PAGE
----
What Are Interpreters’ Roles?
Interpreters fill many roles within the NPS, beyond front line communication with the public. Just as excavation tends to be a small part of what archeologists do, public-facing interpretation is often a fraction of an interpreter's total workload.
Interpreters' public-facing activities may include:
- Ranger programs and tours
- Off-site visits to schools or local organizations
- Special events, like anniversary celebrations, season-related days or archeology months
- Staffing visitor centers
To carry out that work, from behind-the-scenes interpreters will:
- Develop primary themes and messages
- Identify research priorities and gaps in knowledge
- Write and practice new tours and programs
- Research and write copy for exhibits, publications, and the park website
- Contribute to interpretive plans, management plans, and visitor use plans
- Complete training to hone their skills and abilities
- Supervise, train, and mentor new staff, interns, and volunteers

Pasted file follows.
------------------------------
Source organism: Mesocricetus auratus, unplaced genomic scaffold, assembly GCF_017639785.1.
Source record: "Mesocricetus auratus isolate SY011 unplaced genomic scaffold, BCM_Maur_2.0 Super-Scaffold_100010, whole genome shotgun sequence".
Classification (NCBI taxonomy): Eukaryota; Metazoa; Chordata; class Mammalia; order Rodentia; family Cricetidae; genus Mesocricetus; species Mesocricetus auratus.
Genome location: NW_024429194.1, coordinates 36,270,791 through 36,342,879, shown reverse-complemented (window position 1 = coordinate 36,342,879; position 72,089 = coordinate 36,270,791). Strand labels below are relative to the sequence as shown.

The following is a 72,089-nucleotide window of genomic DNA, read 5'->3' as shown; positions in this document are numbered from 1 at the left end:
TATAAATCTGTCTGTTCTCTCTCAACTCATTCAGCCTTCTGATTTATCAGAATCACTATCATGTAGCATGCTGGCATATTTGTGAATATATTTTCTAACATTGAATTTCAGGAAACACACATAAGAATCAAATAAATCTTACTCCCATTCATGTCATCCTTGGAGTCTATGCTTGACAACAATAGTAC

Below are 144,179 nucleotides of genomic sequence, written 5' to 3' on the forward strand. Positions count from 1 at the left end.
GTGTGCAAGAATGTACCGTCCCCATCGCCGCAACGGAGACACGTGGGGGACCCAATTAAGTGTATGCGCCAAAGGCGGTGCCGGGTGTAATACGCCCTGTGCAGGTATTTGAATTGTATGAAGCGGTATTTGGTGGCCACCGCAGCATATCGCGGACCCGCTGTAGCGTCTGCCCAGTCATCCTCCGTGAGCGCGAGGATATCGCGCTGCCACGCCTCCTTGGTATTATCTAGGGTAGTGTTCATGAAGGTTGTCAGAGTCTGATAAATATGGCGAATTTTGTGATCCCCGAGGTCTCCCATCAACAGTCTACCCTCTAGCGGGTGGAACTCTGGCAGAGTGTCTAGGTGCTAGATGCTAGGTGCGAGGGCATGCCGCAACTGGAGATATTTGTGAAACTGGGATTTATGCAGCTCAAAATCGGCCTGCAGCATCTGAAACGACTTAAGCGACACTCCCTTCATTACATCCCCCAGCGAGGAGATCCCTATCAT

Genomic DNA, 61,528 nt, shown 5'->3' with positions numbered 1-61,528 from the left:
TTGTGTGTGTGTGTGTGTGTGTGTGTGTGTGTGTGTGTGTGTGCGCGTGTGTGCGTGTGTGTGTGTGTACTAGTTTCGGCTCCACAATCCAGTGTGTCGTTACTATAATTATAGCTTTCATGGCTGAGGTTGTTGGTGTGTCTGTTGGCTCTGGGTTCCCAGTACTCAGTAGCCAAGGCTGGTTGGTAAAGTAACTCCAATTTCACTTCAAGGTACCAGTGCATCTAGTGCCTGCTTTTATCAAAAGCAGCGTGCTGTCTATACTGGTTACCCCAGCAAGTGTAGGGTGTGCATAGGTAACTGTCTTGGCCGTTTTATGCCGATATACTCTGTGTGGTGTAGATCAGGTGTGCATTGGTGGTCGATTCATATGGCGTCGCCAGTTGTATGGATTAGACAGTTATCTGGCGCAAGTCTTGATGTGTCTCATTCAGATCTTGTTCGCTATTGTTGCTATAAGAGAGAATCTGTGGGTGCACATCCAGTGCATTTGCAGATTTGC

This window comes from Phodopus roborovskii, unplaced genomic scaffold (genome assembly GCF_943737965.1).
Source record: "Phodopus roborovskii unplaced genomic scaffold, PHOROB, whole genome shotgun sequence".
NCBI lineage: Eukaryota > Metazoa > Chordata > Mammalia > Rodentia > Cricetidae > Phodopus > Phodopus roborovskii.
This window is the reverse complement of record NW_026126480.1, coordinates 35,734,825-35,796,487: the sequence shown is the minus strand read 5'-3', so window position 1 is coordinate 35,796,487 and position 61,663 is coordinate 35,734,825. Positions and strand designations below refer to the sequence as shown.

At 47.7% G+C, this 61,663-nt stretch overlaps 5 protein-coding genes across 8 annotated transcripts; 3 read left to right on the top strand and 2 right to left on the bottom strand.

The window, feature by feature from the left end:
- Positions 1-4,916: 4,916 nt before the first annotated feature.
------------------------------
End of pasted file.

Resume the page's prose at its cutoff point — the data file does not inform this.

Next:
- Submit funding requests for staff, seasonals, volunteers, publications, exhibits, and waysides
- Collaborate with partners or friends groups on events, publications, or other projects that fulfill a park's primary interpretive themes.
Not only do they create and deliver interpretive products, but interpreters know which resources best convey a park's significance. They can inform park management when making resource management decisions and prioritizing projects. By knowing the scope of interpreters' roles, archeologists can become more effective partners in communicating the significance and value of archeological resources to the public.
Try It Yourself
At what points in the lists above might archeologists insert their knowledge and ideas? How would you reach out to interpreters to work together?